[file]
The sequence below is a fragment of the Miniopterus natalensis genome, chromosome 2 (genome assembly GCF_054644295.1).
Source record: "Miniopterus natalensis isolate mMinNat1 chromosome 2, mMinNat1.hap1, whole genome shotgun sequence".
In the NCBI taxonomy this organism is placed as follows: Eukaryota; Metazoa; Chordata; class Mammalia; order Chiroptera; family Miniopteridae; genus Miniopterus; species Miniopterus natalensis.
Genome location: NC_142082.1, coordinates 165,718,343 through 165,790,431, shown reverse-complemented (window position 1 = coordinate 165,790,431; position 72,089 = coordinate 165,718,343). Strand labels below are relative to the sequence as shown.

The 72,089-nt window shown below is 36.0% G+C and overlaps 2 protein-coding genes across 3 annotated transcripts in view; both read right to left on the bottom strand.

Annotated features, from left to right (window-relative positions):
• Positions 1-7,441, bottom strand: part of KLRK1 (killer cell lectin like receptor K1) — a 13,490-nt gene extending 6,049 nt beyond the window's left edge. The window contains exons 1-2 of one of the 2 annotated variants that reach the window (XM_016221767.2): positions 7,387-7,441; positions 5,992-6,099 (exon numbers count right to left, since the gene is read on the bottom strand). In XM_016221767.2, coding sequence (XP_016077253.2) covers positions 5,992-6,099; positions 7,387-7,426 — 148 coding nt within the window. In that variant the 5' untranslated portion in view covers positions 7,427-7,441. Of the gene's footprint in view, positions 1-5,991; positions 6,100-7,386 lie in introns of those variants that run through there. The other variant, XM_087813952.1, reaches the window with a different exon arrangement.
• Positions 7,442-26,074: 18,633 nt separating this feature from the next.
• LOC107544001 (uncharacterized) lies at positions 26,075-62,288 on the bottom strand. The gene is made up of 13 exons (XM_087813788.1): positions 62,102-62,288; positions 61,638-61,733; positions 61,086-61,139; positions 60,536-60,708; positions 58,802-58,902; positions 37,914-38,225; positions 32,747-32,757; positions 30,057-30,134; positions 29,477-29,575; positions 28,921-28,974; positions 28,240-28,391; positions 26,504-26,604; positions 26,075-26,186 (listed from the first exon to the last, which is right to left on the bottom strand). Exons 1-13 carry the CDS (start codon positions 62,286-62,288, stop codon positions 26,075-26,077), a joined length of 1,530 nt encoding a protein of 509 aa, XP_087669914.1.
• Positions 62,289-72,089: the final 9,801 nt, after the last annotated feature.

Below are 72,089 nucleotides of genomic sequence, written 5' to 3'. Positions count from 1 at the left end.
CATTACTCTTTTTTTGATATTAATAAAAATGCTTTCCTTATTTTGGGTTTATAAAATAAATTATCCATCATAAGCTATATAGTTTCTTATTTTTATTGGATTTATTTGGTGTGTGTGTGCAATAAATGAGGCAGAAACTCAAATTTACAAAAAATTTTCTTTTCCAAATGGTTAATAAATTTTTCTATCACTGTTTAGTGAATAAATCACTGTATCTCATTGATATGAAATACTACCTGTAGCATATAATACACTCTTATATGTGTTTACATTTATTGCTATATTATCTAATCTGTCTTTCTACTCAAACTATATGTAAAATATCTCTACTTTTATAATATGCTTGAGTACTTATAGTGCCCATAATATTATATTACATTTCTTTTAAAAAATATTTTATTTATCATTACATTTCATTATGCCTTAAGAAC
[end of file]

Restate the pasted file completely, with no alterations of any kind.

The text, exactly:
The sequence below is a fragment of the Miniopterus natalensis genome, chromosome 2 (genome assembly GCF_054644295.1).
Source record: "Miniopterus natalensis isolate mMinNat1 chromosome 2, mMinNat1.hap1, whole genome shotgun sequence".
In the NCBI taxonomy this organism is placed as follows: Eukaryota; Metazoa; Chordata; class Mammalia; order Chiroptera; family Miniopteridae; genus Miniopterus; species Miniopterus natalensis.
Genome location: NC_142082.1, coordinates 165,718,343 through 165,790,431, shown reverse-complemented (window position 1 = coordinate 165,790,431; position 72,089 = coordinate 165,718,343). Strand labels below are relative to the sequence as shown.

The 72,089-nt window shown below is 36.0% G+C and overlaps 2 protein-coding genes across 3 annotated transcripts in view; both read right to left on the bottom strand.

Annotated features, from left to right (window-relative positions):
• Positions 1-7,441, bottom strand: part of KLRK1 (killer cell lectin like receptor K1) — a 13,490-nt gene extending 6,049 nt beyond the window's left edge. The window contains exons 1-2 of one of the 2 annotated variants that reach the window (XM_016221767.2): positions 7,387-7,441; positions 5,992-6,099 (exon numbers count right to left, since the gene is read on the bottom strand). In XM_016221767.2, coding sequence (XP_016077253.2) covers positions 5,992-6,099; positions 7,387-7,426 — 148 coding nt within the window. In that variant the 5' untranslated portion in view covers positions 7,427-7,441. Of the gene's footprint in view, positions 1-5,991; positions 6,100-7,386 lie in introns of those variants that run through there. The other variant, XM_087813952.1, reaches the window with a different exon arrangement.
• Positions 7,442-26,074: 18,633 nt separating this feature from the next.
• LOC107544001 (uncharacterized) lies at positions 26,075-62,288 on the bottom strand. The gene is made up of 13 exons (XM_087813788.1): positions 62,102-62,288; positions 61,638-61,733; positions 61,086-61,139; positions 60,536-60,708; positions 58,802-58,902; positions 37,914-38,225; positions 32,747-32,757; positions 30,057-30,134; positions 29,477-29,575; positions 28,921-28,974; positions 28,240-28,391; positions 26,504-26,604; positions 26,075-26,186 (listed from the first exon to the last, which is right to left on the bottom strand). Exons 1-13 carry the CDS (start codon positions 62,286-62,288, stop codon positions 26,075-26,077), a joined length of 1,530 nt encoding a protein of 509 aa, XP_087669914.1.
• Positions 62,289-72,089: the final 9,801 nt, after the last annotated feature.

Below are 72,089 nucleotides of genomic sequence, written 5' to 3'. Positions count from 1 at the left end.
CATTACTCTTTTTTTGATATTAATAAAAATGCTTTCCTTATTTTGGGTTTATAAAATAAATTATCCATCATAAGCTATATAGTTTCTTATTTTTATTGGATTTATTTGGTGTGTGTGTGCAATAAATGAGGCAGAAACTCAAATTTACAAAAAATTTTCTTTTCCAAATGGTTAATAAATTTTTCTATCACTGTTTAGTGAATAAATCACTGTATCTCATTGATATGAAATACTACCTGTAGCATATAATACACTCTTATATGTGTTTACATTTATTGCTATATTATCTAATCTGTCTTTCTACTCAAACTATATGTAAAATATCTCTACTTTTATAATATGCTTGAGTACTTATAGTGCCCATAATATTATATTACATTTCTTTTAAAAAATATTTTATTTATCATTACATTTCATTATGCCTTAAGAAC